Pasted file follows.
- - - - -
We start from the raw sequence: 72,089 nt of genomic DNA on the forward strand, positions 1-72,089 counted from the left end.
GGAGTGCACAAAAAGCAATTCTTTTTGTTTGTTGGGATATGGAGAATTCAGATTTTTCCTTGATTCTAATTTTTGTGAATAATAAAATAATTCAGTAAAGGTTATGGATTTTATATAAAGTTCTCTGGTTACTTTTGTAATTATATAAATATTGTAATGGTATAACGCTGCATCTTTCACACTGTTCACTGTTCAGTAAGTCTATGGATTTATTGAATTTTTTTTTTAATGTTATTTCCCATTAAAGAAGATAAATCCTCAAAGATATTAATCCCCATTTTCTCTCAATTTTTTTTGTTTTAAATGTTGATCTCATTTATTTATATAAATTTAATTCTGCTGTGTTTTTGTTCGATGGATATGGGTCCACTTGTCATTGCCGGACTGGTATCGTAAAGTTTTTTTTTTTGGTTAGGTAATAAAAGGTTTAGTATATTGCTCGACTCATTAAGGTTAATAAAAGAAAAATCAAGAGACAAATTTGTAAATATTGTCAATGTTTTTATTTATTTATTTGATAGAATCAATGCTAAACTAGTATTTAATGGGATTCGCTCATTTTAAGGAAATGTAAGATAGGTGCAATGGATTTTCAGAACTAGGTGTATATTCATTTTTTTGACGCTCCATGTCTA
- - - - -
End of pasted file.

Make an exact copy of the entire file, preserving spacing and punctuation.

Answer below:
We start from the raw sequence: 72,089 nt of genomic DNA on the forward strand, positions 1-72,089 counted from the left end.
GGAGTGCACAAAAAGCAATTCTTTTTGTTTGTTGGGATATGGAGAATTCAGATTTTTCCTTGATTCTAATTTTTGTGAATAATAAAATAATTCAGTAAAGGTTATGGATTTTATATAAAGTTCTCTGGTTACTTTTGTAATTATATAAATATTGTAATGGTATAACGCTGCATCTTTCACACTGTTCACTGTTCAGTAAGTCTATGGATTTATTGAATTTTTTTTTTAATGTTATTTCCCATTAAAGAAGATAAATCCTCAAAGATATTAATCCCCATTTTCTCTCAATTTTTTTTGTTTTAAATGTTGATCTCATTTATTTATATAAATTTAATTCTGCTGTGTTTTTGTTCGATGGATATGGGTCCACTTGTCATTGCCGGACTGGTATCGTAAAGTTTTTTTTTTTGGTTAGGTAATAAAAGGTTTAGTATATTGCTCGACTCATTAAGGTTAATAAAAGAAAAATCAAGAGACAAATTTGTAAATATTGTCAATGTTTTTATTTATTTATTTGATAGAATCAATGCTAAACTAGTATTTAATGGGATTCGCTCATTTTAAGGAAATGTAAGATAGGTGCAATGGATTTTCAGAACTAGGTGTATATTCATTTTTTTGACGCTCCATGTCTA